Rural India’s new NREGA problem

Location IconAnantapur district, Andhra Pradesh
Men and women workers digging the ground at a nrega worksite_National Mobile Monitoring System
Today, rural household incomes are about more than just agriculture. | Picture courtesy: Mohammad Bhakthar Vali

In May 2021, the Government of India introduced a new monitoring system for MGNREGA—the country’s flagship employment guarantee scheme. Called the National Mobile Monitoring System (NMMS), it requires that the supervisor take attendance of the workers twice a day—in the morning and in the afternoon.

According to the government, the app is aimed at bringing more transparency and ensuring proper monitoring of the schemes since it takes real-time attendance of workers at MGNREGA work sites along with geotagged photographs. However, in reality, it is only penalising the farmers. 

In the old system, payment was based on the quantity of work done and not the number of hours spent on-site, which allowed the workers flexibility of time and income. A job card–holder would go to the MGNREGA work site in the morning, sometimes as early as 7 am. She would complete the day’s work in four to five hours and return home at noon for lunch, before going to farm her land or taking her livestock to graze. This allowed her to continue with usual farming activities and supplement her meagre income with the MGNREGA wages. This additional income helped pay for her family’s healthcare, children’s education, and household needs.

With the NMMS system, the farmer must now choose between her occupations. She can’t give up MGNREGA work because the wage from that is critical, but she also can’t continue with her other work due to lack of time.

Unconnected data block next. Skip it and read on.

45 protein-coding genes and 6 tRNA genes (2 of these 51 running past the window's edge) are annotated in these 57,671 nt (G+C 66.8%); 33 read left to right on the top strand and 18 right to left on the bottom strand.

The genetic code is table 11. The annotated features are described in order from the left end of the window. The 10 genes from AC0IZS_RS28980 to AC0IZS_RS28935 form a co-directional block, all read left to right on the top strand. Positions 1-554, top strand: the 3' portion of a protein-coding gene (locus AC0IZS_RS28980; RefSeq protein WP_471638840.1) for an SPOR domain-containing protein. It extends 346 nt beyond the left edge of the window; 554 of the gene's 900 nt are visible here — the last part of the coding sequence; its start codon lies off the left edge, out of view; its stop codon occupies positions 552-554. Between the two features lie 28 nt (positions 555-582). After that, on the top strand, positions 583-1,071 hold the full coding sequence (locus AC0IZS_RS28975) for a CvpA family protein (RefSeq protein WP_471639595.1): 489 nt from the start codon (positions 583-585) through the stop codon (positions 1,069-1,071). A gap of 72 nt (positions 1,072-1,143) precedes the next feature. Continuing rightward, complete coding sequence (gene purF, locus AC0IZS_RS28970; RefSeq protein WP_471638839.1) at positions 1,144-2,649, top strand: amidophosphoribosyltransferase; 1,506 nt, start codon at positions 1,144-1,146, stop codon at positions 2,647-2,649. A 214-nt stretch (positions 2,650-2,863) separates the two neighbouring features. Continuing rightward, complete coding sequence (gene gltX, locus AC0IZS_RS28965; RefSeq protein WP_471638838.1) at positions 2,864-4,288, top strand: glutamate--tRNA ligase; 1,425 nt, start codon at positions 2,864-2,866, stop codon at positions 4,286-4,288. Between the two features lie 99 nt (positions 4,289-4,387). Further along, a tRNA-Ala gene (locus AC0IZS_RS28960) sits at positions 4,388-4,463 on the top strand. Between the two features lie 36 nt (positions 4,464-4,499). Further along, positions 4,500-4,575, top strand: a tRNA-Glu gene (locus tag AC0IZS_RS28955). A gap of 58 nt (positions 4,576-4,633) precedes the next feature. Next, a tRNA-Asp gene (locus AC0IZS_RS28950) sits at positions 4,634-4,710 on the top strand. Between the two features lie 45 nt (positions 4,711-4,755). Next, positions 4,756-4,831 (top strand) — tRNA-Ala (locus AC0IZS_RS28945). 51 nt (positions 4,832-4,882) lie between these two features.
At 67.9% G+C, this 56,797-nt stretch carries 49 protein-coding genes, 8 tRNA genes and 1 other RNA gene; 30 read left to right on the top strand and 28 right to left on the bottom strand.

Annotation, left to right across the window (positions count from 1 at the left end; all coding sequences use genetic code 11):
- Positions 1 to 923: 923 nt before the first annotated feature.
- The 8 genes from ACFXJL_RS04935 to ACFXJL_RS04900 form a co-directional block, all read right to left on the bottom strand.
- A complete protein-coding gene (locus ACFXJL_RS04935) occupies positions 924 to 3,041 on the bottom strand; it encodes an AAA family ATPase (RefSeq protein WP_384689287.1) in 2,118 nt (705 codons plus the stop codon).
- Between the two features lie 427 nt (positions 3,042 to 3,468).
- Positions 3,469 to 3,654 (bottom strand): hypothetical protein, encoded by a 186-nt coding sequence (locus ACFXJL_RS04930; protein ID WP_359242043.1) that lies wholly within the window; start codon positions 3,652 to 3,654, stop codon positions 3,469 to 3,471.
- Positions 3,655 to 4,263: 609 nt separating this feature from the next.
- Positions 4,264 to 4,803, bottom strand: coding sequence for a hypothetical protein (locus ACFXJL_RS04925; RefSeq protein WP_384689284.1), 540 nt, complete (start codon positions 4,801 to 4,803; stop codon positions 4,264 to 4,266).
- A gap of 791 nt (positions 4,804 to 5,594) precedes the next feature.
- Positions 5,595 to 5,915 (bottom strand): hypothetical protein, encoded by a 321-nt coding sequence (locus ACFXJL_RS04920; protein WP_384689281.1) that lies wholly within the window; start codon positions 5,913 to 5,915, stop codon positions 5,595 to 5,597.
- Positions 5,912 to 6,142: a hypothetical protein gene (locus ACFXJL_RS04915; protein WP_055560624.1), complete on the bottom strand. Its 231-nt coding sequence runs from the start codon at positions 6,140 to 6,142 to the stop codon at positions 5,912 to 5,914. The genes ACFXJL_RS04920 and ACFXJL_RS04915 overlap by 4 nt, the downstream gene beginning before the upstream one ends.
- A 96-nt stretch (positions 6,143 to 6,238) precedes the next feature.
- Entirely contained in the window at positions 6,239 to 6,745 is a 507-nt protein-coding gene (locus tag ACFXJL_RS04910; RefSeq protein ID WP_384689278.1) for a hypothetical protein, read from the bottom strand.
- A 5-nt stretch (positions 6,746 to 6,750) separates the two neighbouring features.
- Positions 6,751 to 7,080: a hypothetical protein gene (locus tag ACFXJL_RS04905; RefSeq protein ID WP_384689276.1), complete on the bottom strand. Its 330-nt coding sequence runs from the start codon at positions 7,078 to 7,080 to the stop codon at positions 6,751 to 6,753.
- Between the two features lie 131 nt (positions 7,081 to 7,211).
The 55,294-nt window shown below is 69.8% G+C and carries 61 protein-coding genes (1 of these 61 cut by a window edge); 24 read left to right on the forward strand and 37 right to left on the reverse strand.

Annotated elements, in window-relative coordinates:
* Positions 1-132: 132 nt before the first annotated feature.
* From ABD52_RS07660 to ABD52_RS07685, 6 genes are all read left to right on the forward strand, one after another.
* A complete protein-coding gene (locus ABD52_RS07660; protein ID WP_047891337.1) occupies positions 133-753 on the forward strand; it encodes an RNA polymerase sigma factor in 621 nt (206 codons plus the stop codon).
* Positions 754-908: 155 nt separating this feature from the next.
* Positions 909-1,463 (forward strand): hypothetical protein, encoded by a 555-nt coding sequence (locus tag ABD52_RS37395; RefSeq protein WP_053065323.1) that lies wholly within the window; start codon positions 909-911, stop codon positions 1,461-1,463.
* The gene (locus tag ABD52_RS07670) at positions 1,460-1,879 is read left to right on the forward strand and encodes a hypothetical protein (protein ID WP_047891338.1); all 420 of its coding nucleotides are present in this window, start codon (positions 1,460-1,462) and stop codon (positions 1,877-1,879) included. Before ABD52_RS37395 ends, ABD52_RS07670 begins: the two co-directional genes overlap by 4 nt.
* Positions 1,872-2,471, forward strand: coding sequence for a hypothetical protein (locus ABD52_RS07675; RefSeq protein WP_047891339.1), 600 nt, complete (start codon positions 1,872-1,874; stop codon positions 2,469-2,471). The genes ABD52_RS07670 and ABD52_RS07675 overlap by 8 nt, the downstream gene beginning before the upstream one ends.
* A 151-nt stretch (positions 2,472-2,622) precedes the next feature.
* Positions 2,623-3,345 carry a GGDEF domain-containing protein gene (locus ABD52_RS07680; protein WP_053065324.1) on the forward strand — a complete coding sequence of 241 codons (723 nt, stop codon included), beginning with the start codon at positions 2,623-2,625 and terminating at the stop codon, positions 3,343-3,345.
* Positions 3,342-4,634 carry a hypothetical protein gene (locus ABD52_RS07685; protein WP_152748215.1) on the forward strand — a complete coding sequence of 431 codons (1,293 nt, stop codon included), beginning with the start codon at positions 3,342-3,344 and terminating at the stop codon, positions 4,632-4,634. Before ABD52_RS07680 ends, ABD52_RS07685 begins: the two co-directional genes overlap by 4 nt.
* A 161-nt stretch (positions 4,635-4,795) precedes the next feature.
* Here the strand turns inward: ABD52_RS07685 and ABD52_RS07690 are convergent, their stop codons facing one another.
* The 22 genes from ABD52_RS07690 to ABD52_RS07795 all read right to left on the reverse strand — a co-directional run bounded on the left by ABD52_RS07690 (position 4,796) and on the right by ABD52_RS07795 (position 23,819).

Today, rural household incomes are about more than just agriculture. They need to be supplemented with livestock rearing and daily wages since farming alone isn’t viable. But if the farmer is expected to spend time on-site even after her work is done and register her attendance twice a day, she is unable to take her livestock for open grazing to the commons or work on farmlands.

There are other issues too. In most cases, MGNREGA work is harder than farm work and is energy sapping. It is not like office work that has fixed hours through the day and can be tracked and monitored. Spending all day on work sites also takes away the time the farmer needs for community and social activities. Pre-NMMS, she had the time to participate in SHG meetings, attend to social obligations, and do things beyond daily work.

Essentially, the new rules are creating more hurdles for the farmers whom the government is supposed to serve. 

Mohammad Bhakthar Vali is the regional head at Foundation for Ecological Security in Madanapalle, Andhra Pradesh.

Know more: Learn why women artisans in Rajasthan need to open Demat accounts.

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